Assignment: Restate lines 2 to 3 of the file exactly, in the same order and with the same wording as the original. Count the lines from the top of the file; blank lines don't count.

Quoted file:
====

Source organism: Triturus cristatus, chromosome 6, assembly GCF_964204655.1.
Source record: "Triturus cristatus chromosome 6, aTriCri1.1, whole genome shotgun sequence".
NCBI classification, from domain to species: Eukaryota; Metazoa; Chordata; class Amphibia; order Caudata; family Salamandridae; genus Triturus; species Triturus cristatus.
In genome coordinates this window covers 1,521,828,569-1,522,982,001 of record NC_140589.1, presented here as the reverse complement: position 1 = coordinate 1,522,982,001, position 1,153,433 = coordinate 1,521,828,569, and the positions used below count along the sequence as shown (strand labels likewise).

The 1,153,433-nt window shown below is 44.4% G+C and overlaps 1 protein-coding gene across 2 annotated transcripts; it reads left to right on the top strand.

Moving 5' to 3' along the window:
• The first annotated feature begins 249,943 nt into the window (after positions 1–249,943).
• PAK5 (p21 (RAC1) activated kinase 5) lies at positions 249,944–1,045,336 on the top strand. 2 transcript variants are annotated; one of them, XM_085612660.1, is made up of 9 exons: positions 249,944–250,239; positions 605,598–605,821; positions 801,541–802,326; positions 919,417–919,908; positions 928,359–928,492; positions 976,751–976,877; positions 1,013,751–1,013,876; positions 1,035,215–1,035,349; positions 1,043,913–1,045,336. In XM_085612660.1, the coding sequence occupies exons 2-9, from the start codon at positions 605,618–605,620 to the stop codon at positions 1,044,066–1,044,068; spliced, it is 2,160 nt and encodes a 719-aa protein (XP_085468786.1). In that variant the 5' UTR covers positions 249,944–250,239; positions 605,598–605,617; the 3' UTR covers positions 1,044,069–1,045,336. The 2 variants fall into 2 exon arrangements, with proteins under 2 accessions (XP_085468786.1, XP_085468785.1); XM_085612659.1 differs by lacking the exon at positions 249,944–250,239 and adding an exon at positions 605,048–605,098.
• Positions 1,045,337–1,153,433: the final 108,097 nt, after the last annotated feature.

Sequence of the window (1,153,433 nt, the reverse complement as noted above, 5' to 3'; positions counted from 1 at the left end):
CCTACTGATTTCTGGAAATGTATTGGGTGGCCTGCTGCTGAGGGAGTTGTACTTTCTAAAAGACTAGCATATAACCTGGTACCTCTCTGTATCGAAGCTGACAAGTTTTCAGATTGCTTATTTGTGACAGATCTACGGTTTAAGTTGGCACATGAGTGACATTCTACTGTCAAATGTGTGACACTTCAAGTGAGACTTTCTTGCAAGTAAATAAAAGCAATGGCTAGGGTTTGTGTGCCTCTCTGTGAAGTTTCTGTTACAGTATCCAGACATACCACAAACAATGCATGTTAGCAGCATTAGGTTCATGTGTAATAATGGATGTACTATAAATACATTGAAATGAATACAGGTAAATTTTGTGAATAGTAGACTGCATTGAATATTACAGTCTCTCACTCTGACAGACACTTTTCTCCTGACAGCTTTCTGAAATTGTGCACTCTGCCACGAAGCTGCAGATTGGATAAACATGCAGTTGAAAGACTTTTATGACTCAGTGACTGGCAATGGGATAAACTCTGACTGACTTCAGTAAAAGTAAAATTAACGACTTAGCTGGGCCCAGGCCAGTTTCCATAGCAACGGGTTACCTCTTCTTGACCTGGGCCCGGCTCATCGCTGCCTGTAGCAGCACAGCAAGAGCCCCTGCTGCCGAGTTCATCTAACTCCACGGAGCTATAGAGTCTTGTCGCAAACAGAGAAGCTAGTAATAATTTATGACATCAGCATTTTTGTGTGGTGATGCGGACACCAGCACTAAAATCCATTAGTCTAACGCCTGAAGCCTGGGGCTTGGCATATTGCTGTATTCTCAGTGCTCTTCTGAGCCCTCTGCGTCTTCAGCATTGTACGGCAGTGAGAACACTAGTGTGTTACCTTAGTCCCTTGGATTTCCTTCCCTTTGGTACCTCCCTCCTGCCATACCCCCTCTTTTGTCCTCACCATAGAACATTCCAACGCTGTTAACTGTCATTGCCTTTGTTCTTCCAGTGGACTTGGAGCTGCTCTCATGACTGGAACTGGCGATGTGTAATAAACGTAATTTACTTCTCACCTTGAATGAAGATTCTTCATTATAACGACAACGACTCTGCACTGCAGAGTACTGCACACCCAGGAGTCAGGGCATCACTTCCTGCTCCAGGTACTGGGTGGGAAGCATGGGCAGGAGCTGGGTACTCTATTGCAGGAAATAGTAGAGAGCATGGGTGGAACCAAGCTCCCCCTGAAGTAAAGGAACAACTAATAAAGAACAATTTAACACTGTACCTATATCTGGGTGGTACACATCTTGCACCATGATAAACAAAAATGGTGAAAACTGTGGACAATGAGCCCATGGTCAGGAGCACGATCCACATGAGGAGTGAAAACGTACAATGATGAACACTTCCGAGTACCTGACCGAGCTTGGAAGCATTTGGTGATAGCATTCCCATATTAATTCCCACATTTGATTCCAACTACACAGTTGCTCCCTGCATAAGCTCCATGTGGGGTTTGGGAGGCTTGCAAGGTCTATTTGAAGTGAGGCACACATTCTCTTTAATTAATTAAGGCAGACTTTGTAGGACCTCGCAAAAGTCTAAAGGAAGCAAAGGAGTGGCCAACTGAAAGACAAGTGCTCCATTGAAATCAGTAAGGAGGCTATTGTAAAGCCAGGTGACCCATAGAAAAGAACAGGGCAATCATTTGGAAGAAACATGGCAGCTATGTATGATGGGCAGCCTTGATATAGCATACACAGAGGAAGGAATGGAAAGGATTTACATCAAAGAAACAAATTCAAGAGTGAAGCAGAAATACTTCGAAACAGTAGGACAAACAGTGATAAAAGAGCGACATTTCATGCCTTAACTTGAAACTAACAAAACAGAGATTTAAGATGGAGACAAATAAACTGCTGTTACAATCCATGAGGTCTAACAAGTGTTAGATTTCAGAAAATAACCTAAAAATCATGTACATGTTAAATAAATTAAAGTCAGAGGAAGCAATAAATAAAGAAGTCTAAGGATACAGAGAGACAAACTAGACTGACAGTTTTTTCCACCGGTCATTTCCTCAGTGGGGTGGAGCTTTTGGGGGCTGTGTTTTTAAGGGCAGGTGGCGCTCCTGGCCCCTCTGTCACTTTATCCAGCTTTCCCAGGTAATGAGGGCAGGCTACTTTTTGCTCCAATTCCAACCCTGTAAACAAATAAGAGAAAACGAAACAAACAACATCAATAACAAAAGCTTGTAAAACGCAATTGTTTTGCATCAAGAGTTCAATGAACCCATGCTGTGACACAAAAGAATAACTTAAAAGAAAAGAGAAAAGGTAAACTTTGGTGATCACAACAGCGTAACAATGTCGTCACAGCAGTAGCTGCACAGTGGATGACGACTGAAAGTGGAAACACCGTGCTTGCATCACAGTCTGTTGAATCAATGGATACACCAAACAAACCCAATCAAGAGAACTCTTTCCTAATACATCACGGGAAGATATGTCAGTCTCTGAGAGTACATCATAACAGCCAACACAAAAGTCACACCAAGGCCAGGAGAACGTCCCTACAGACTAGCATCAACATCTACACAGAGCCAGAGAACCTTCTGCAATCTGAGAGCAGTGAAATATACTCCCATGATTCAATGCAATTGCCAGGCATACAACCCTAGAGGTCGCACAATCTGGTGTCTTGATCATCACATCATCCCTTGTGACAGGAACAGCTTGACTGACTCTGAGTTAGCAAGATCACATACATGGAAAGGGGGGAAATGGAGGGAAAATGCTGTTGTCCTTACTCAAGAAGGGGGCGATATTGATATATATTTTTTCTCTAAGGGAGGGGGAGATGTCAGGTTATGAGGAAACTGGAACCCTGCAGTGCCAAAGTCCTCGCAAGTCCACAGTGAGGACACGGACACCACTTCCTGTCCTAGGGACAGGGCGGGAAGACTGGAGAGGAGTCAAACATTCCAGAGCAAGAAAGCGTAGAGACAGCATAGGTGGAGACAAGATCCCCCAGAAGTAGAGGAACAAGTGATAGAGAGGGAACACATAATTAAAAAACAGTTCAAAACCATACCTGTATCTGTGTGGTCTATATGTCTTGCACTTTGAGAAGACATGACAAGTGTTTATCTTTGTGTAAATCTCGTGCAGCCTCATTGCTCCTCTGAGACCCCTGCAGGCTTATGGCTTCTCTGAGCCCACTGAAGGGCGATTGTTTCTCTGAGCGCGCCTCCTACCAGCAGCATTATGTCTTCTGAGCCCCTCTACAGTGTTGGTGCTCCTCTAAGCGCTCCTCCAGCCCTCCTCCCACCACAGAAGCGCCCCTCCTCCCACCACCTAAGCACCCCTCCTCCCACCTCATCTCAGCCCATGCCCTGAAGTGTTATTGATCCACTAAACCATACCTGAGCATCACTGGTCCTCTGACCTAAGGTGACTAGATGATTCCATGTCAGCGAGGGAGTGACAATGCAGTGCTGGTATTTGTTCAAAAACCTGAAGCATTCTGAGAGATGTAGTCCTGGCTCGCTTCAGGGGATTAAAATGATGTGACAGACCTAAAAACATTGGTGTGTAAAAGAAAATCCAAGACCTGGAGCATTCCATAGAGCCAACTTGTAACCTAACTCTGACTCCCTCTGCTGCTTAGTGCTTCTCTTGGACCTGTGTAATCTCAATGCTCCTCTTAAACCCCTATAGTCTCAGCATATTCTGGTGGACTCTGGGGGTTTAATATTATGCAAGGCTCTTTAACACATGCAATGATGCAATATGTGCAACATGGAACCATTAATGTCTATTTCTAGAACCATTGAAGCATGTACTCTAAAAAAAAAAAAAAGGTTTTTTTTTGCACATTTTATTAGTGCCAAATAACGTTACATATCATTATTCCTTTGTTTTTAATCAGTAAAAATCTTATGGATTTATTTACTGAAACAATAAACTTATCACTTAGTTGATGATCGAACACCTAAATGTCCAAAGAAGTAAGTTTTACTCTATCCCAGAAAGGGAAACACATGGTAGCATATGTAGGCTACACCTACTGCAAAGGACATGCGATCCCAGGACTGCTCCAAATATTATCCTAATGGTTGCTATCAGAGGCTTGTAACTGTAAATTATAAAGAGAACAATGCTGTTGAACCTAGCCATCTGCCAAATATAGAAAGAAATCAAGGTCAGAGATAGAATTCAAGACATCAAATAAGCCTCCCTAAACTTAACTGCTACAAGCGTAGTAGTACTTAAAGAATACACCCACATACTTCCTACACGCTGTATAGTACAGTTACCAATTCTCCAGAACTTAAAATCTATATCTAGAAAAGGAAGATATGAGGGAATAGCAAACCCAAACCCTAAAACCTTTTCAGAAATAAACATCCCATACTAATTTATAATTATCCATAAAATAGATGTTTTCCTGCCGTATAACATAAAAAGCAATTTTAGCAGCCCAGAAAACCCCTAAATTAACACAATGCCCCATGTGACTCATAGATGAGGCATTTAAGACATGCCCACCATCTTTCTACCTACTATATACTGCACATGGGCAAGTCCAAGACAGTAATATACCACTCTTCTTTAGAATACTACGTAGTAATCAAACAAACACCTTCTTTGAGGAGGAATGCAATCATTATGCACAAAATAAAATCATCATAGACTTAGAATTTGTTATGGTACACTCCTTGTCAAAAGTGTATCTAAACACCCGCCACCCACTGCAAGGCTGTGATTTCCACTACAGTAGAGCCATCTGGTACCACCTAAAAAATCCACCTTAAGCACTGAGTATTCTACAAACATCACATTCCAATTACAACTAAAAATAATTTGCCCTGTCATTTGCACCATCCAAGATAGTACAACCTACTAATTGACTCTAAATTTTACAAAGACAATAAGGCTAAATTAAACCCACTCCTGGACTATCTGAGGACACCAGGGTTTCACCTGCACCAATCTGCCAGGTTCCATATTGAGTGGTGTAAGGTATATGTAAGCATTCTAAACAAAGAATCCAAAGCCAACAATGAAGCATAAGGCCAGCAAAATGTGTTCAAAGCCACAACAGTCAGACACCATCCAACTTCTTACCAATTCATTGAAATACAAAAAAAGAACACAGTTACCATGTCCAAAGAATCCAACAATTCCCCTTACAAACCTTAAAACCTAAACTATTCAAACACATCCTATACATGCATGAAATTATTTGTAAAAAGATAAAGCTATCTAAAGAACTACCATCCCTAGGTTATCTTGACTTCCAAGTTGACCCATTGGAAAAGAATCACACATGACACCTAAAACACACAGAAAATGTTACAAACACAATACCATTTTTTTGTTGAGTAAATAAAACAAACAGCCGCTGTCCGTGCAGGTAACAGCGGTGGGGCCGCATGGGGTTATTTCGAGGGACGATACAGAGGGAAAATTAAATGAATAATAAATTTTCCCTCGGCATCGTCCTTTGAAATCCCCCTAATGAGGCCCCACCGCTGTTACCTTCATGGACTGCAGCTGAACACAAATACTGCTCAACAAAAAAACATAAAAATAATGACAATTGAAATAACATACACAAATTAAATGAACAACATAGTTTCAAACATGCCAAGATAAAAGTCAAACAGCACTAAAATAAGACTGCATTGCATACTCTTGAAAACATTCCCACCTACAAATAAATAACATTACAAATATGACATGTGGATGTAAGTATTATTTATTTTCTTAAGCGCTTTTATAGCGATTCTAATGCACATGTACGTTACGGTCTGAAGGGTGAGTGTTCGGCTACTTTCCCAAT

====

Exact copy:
Source record: "Triturus cristatus chromosome 6, aTriCri1.1, whole genome shotgun sequence".
NCBI classification, from domain to species: Eukaryota; Metazoa; Chordata; class Amphibia; order Caudata; family Salamandridae; genus Triturus; species Triturus cristatus.